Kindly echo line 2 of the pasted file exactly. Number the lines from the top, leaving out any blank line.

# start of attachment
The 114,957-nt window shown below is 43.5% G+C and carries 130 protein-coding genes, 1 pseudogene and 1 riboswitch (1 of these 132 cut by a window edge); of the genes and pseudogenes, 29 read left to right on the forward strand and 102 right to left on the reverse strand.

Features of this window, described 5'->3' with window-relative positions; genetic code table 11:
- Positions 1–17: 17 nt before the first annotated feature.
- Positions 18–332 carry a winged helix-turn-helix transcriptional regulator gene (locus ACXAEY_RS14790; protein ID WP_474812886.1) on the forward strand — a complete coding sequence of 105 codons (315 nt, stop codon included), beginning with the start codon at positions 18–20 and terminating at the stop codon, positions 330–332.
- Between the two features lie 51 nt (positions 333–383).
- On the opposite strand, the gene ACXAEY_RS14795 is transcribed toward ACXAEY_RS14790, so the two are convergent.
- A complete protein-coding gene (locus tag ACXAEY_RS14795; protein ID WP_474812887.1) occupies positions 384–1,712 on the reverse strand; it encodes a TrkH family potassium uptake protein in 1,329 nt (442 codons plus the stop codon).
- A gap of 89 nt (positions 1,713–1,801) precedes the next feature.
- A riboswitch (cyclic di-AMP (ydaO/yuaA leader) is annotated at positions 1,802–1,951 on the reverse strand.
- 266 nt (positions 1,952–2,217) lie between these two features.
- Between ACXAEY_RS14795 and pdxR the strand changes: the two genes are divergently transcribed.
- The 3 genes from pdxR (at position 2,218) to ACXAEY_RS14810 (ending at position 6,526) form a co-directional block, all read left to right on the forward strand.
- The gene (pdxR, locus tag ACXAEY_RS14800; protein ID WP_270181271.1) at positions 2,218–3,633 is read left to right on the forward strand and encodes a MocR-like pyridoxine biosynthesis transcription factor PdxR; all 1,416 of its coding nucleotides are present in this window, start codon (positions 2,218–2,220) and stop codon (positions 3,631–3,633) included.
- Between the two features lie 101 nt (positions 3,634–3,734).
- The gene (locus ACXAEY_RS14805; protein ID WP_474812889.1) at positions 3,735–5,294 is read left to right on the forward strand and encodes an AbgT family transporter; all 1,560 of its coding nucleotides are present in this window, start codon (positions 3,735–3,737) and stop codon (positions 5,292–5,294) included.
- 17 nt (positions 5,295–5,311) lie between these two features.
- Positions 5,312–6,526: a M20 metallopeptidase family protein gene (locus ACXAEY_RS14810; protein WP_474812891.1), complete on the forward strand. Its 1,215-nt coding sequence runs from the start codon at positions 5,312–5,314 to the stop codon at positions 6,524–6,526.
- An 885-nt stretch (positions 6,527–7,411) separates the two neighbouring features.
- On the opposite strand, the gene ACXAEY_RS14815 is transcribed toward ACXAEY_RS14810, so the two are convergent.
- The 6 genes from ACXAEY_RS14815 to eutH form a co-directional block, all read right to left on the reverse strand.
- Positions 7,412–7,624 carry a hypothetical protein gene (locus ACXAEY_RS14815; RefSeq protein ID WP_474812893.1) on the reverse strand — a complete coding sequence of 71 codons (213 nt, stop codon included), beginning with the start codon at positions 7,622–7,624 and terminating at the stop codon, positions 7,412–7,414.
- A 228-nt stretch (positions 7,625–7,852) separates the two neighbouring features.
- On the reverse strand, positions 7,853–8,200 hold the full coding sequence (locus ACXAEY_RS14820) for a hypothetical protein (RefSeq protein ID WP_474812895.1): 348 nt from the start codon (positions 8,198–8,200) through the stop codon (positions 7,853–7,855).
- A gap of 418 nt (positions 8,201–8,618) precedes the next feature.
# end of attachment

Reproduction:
Features of this window, described 5'->3' with window-relative positions; genetic code table 11: